The Filter Tank holds the first of our physical filter media, in this case a 1 Micron Filter Sock. You'll notice there's been no other filtering stages - no stepping from filter to filter to filter. The WVO was introduced to the header tank though a 100 micron sieve, but that's it. There's been no filtering because it's not needed. The settling process that took place in the Conical Tank has done all the work.
Personally I have found by this point that the oil passes straight through the one micron filter. The sock remains so clean that, for me at least, I only replaced it after one year of use (and around 1500 litres of oil). But I believe in being thorough so even though the sock is practically superfluous, use it!
Filtered oil then sits within the filter tank until it is transferred to the Storage Tank.
The Storage Tank is the final resting place of the cleaned WVO before its put to its end use. Personally I work in batches and, over a week I'll feed 80 litres or so into the system and therefore have 80 litres to place in more Storage Tank at the end of the weekend. I then let this sit and, you've guessed it, settle some more. It really doesn't need to, it's already been settled and passed through a 1 Micron Sock, but again it's another of my safety checks. More settling certainly can't hurt anything and should any dirt, fats or water manage to get into my Storage Tank, they'll settle harmlessly to the bottom of the tank.
As with the previous tank, the outlet is not at the bottom of the tank but a few inches up. When I'm ready to draw out my cleaned oil, usually in my case after two to three weeks, I can be confident that the oil within is as clean as I can get it - but that doesn't stop me from performing one final filtration... A lever valve seals the outlet, so when this is opened the oil passes into a Drill Pump. From there the oil is steadily pumped into an in-line filtration unit that holds a 1 Micron Filter Element. We don't want to pump it through too quickly as this will FORCE the oil through the filter which circumvents the filter medium by forcing open the pores. Steady and moderate pressure from the pump allows the oil to pass through the filter medium and thus clean it for a second time to 1 Micron. From here the oil is ready to use, free of fats and water.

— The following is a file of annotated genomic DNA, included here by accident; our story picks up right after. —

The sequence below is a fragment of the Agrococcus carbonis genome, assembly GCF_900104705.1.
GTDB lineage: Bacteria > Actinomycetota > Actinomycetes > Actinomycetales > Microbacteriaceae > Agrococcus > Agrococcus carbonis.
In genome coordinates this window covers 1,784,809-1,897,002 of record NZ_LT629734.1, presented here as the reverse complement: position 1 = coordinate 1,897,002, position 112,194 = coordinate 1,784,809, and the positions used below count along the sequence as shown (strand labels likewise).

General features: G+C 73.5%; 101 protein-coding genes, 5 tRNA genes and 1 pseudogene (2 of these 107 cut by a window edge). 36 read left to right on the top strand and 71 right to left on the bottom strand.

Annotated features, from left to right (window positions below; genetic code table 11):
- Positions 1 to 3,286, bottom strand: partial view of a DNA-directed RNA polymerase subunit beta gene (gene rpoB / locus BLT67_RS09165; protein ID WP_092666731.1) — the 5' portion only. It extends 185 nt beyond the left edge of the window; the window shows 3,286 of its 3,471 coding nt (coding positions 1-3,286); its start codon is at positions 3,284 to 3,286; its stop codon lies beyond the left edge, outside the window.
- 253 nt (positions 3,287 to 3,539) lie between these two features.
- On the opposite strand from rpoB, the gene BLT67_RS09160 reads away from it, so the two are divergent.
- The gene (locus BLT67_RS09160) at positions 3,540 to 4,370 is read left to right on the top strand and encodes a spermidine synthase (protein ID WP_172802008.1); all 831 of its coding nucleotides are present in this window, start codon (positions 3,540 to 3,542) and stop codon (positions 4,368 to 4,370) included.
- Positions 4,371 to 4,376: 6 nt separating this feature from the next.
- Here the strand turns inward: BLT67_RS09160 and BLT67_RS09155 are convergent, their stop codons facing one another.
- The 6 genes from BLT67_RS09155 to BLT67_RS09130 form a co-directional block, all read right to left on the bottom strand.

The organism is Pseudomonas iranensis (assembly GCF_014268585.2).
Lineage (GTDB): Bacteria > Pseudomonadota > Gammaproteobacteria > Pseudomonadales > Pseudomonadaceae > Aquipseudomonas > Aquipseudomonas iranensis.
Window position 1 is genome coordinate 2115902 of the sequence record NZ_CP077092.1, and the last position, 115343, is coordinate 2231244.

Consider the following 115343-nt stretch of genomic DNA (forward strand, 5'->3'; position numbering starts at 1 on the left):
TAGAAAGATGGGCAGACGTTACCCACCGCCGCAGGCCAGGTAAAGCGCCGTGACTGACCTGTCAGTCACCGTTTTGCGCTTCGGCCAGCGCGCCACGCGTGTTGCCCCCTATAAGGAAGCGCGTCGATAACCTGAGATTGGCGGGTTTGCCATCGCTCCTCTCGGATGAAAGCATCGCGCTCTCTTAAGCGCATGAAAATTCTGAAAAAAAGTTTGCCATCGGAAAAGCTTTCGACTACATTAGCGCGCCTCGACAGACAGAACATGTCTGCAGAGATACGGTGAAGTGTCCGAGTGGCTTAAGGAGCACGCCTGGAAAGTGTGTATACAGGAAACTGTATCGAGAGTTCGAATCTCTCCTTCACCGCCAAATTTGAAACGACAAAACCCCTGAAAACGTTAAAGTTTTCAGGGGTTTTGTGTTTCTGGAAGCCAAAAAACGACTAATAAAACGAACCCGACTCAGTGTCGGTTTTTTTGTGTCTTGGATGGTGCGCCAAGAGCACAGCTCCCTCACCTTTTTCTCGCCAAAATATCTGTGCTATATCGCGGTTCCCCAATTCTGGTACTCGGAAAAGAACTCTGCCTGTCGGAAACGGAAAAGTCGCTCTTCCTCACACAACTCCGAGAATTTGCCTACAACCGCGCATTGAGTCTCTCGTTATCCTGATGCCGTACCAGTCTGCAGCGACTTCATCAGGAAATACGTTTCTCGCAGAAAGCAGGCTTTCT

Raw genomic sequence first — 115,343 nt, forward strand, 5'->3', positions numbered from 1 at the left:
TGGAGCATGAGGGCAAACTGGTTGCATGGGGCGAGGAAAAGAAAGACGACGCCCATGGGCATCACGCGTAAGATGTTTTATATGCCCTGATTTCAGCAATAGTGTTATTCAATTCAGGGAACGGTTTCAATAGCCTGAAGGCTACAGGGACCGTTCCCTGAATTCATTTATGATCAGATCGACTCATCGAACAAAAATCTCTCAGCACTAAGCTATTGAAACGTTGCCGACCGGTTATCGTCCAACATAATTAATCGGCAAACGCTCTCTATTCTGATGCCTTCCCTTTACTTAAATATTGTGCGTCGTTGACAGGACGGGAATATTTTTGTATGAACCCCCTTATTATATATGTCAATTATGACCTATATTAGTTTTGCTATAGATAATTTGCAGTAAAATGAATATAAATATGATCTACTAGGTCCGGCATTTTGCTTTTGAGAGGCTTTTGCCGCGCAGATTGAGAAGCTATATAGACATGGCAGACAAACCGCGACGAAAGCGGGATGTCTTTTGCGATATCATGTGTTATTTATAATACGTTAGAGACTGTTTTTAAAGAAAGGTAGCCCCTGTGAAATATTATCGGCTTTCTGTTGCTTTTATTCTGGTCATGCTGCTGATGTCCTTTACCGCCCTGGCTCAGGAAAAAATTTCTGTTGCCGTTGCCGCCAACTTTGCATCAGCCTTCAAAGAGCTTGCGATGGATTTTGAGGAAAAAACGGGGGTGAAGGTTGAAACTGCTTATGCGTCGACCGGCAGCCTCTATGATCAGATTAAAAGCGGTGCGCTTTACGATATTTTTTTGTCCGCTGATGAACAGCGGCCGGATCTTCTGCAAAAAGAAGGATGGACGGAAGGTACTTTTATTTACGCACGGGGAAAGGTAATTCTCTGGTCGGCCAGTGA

So, a recap of the above... There's 120 litres in the Conical Tank. We poured say 5 litres into the Header Tank which seeped into the Conical Tank where it displaces 5 litres of oil. The Header Tank is now empty. The Conical Tank still holds 120 litres of oil and 5 litres of nicely settled clean oil has passed into Filter Tank, through a 1 Micron Filter Sock. Then this oil is then moved to the Storage Tank where it sits a few weeks, settling, before finally being pumped out of the Storage Tank, through a 1 Micron In-Line Filter, whereafter it's ready for use.
The above setup works brilliantly. I can highly recommend it. Obviously there's higher costs involved in this level of setup, and more space is required for tanks, but that's not too much of a sacrifice.
However there is a limit to the above...
After twelve months my filter sock clogged up. I replaced it but a month later it clogged again. Strange, I thought, the other lasted ages. But then it occurred to me after all this time the Conical tank was finally full of dirty oil. Obviously there's a clean-out valve at the bottom of the conical tank, and I had made regular use of this, drawing out the thicker looking content. But over time the content became thicker and thicker. It passes easily through a 50 micron filter, but it clogs a 1 micron sock.
Thus, at the end of twelve months trouble-free use, I needed to empty the Conical tank, clean it, and prime it once again with good clean oil.
Of course I couldn't leave it there. I had another idea in mind... my Multi Settling Tank method. Oh wow... it's good.
“Generosity is the best investment” - Diane Von Furstenberg